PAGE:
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ZEISS. Discover the fascinating world of birds, and win a birding trip to Columbia

Confirm female Baltimore Oriole for rare winter sighting in Toronto? (1 Viewer)

I've been attending to (what I believe is) a female Baltimore Oriole in my Toronto (Canada) back yard since around November 15, 2020. I'm wondering if someone can confirm whether she is in fact a female Baltimore Oriole, and whether it's possible to discern whether she's a younger or older bird.

Baltimore Orioles were plentiful in my back yard this past summer, and I think I noticed this same female when I took closeup photos back then, as her upper beak (culmen?) appeared to be more curved than others', and her colouring was a little different from the other female Orioles'. A male Orchard Oriole also stopped by one early summer day; apart from the colour, the size difference was very obvious to me. By early autumn, I was certain the Orioles had left, although I vaguely recall noticing what looked like a female now and then, several weeks after the last of the males was gone.

I was surprised to spot her on one of my suet feeders on November 15. Since this feeder was monopolized by other birds, I scrambled to set up additional feeding areas for her. Things have evolved to the point she now has her own feeder and water platform up against my dining room window to keep her somewhat separate from the aggressive Mockingbird and other birds. To my surprise, the only things she eats are peanuts (which she grates into very fine bits with her beak) and live mealworms -- no interest in anything else, including the suet, sunflower seeds without shell, any kind of fruit or jelly. She can be seen at various angles in this video:


And here she is closer up, grating some peanuts. I think somehow her beak looks even larger/more curved in this one! 😅


Any help with confirming who she is, and any anecdotes of other Orioles wintering uncharacteristically north, would be much appreciated!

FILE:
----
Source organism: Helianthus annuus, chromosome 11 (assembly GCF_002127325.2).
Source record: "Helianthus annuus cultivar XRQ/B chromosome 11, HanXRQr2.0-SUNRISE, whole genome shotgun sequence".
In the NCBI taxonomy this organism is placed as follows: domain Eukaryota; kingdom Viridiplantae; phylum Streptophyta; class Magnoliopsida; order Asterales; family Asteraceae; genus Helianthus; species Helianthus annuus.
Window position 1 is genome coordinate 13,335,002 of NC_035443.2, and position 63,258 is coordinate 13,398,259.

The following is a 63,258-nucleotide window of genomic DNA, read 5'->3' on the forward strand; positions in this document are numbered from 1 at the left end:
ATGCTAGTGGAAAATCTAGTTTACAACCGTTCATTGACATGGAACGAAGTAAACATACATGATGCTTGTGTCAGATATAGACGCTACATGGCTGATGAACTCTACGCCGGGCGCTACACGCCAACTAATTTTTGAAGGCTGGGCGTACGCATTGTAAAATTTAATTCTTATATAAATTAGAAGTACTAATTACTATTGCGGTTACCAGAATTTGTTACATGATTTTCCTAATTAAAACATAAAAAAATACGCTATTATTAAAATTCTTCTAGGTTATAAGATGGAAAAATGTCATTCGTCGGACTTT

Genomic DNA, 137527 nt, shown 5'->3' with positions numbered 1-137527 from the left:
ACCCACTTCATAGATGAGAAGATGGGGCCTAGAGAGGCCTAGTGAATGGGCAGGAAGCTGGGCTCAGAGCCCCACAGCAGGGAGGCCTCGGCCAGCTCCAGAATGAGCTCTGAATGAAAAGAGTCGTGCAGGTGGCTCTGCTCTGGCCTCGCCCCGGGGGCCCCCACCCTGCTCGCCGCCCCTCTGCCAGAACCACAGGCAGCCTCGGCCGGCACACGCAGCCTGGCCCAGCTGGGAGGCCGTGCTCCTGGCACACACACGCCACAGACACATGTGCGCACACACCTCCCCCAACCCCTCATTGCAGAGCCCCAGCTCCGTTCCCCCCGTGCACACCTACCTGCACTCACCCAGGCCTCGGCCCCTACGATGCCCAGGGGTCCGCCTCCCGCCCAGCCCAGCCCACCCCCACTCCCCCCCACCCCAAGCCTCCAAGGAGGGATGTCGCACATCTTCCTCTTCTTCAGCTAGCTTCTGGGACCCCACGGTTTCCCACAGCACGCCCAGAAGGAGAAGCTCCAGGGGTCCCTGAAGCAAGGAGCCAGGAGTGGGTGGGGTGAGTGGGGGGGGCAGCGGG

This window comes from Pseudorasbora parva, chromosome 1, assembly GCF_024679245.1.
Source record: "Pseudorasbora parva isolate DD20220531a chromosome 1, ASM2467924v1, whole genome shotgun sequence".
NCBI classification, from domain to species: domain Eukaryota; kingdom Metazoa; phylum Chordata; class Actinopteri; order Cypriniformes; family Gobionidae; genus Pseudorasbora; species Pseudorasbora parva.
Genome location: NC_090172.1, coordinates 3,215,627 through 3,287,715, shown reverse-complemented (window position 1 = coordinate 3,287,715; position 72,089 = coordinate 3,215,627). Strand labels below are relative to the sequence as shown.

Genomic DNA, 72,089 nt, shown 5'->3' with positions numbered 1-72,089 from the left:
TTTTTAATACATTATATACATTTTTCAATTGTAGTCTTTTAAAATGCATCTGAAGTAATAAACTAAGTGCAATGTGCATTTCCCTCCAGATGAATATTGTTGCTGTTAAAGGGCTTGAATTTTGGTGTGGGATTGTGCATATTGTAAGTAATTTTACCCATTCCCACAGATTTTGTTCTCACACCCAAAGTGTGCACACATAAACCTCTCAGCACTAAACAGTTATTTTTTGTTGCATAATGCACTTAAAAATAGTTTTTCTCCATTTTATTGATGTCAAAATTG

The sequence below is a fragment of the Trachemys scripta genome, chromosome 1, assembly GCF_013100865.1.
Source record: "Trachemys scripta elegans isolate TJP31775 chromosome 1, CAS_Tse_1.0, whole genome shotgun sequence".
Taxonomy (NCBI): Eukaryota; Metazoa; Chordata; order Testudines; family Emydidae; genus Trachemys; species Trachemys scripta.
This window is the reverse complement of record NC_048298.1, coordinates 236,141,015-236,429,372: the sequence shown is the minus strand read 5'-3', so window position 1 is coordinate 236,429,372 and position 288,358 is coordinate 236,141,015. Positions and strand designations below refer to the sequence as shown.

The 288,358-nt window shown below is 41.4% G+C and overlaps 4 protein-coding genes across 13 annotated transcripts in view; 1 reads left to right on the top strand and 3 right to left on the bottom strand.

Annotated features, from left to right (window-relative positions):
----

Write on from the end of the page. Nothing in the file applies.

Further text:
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Incidentally, for anyone who's interested, here are a few more things about all this wintering songbird situation:

  • we had some cold November nights, down to -6 Celsius, which she seemed to have breezily survived
  • there is another female Baltimore Oriole wintering far north of Toronto, at Georgian Bay
  • there is apparently a Baltimore Oriole wintering in Nova Scotia (and I've read an account of 2 that survived a NS winter in 2012)
  • there is apparently a Summer Tanager wintering near Toronto, in Newmarket

I've come across reports of Orioles wintering in Massachusetts and North Carolina, but haven't found any accounts detailing their survival as far north as Ontario, Canada. I hope these birds make it through to spring!
 

birdmeister

Well-known member
United States
I agree with Jeff in regards to species and age.

Your sighting is indeed rare, and nice work in photographing and filming it! Simply judging by eBird reports (and a couple other reports I've seen), an unusual number of Baltimore Orioles are wintering in the eastern US this year. Most of these, however, are more in the Mid-Atlantic states (PA, NJ) and south. I do think Toronto is rather exceptional for one to try and winter! Hope it makes it through.
 

Nutcracker

Stop Brexit!
Just as an aside, there's a couple of records of Baltimore Orioles wintering successfully in Britain in the past after crossing the Atlantic on autumn migration - a full 8 degrees of latitude further north than Toronto (same latitude as James Bay on the Hudson Bay). At least the winters here are a lot milder, thanks to the ocean!
 
Thank you all so much! I'll go with adult female Baltimore Oriole then (assuming the "young" speculation was referring strictly to the possibility of its being male).

Wild that they're popping up in the UK, @Nutcracker ! I'd love to hear how they end up faring by April!
 

Nutcracker

Stop Brexit!
Thank you all so much! I'll go with adult female Baltimore Oriole then (assuming the "young" speculation was referring strictly to the possibility of its being male).

Wild that they're popping up in the UK, @Nutcracker ! I'd love to hear how they end up faring by April!
Yes, first-winter immature males are very similar to females, very hard to distinguish until they're about a year old.

The UK records were a few years ago, not this winter, not sure offhand how late into the winter they stayed until, but I could probably find out.

The best ever vagrant Baltimore Oriole though was the one that spent 7-8 October 2001 - in the village of Baltimore, County Cork, Ireland! What were the odds on that?!?
 
ZEISS. Discover the fascinating world of birds, and win a birding trip to Columbia
ZEISS. Discover the fascinating world of birds, and win a birding trip to Colombia
ZEISS. Discover the fascinating world of birds, and win a birding trip to Colombia

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